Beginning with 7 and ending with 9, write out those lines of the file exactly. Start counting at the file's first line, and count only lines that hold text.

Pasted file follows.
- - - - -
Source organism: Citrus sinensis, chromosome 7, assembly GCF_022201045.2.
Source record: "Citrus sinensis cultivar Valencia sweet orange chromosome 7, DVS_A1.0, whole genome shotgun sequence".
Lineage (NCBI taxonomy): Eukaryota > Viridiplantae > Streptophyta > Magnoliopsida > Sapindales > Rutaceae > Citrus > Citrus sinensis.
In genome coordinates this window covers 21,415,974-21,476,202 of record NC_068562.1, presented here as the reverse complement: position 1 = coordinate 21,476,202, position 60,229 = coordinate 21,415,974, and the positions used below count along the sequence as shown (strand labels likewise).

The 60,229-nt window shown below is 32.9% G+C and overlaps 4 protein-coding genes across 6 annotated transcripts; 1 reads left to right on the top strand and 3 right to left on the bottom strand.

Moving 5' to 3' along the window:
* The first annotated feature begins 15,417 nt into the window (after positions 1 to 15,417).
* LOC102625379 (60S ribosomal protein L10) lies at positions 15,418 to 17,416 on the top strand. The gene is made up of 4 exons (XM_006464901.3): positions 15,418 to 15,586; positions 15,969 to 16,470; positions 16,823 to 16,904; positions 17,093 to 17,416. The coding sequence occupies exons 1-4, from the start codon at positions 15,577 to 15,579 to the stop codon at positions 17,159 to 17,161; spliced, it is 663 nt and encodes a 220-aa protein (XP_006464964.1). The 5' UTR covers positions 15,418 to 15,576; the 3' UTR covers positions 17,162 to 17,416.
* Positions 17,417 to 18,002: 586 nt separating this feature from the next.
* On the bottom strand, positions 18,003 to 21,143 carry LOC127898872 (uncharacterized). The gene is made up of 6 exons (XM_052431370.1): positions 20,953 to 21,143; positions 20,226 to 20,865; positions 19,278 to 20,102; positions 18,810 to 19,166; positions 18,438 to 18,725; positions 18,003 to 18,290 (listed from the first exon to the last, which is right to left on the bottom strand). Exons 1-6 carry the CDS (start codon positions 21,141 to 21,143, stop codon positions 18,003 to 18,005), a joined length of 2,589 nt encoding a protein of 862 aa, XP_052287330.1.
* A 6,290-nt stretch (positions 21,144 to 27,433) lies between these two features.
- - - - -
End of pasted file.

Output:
* The first annotated feature begins 15,417 nt into the window (after positions 1 to 15,417).
* LOC102625379 (60S ribosomal protein L10) lies at positions 15,418 to 17,416 on the top strand. The gene is made up of 4 exons (XM_006464901.3): positions 15,418 to 15,586; positions 15,969 to 16,470; positions 16,823 to 16,904; positions 17,093 to 17,416. The coding sequence occupies exons 1-4, from the start codon at positions 15,577 to 15,579 to the stop codon at positions 17,159 to 17,161; spliced, it is 663 nt and encodes a 220-aa protein (XP_006464964.1). The 5' UTR covers positions 15,418 to 15,576; the 3' UTR covers positions 17,162 to 17,416.
* Positions 17,417 to 18,002: 586 nt separating this feature from the next.